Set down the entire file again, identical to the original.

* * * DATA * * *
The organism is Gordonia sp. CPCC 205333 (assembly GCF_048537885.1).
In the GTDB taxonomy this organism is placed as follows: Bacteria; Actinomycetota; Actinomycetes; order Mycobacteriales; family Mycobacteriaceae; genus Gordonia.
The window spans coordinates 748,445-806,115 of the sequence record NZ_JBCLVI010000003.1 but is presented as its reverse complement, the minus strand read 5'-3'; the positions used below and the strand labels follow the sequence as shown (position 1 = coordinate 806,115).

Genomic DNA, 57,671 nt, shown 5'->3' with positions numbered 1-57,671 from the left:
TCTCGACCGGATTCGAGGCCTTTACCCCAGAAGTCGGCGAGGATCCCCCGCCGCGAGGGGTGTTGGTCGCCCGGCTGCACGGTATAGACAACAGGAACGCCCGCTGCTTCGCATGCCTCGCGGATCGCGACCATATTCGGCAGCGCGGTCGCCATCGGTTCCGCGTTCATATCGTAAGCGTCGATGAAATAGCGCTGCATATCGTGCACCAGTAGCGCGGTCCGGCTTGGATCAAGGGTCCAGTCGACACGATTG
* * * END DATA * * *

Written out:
The organism is Gordonia sp. CPCC 205333 (assembly GCF_048537885.1).
In the GTDB taxonomy this organism is placed as follows: Bacteria; Actinomycetota; Actinomycetes; order Mycobacteriales; family Mycobacteriaceae; genus Gordonia.
The window spans coordinates 748,445-806,115 of the sequence record NZ_JBCLVI010000003.1 but is presented as its reverse complement, the minus strand read 5'-3'; the positions used below and the strand labels follow the sequence as shown (position 1 = coordinate 806,115).

Genomic DNA, 57,671 nt, shown 5'->3' with positions numbered 1-57,671 from the left:
TCTCGACCGGATTCGAGGCCTTTACCCCAGAAGTCGGCGAGGATCCCCCGCCGCGAGGGGTGTTGGTCGCCCGGCTGCACGGTATAGACAACAGGAACGCCCGCTGCTTCGCATGCCTCGCGGATCGCGACCATATTCGGCAGCGCGGTCGCCATCGGTTCCGCGTTCATATCGTAAGCGTCGATGAAATAGCGCTGCATATCGTGCACCAGTAGCGCGGTCCGGCTTGGATCAAGGGTCCAGTCGACACGATTG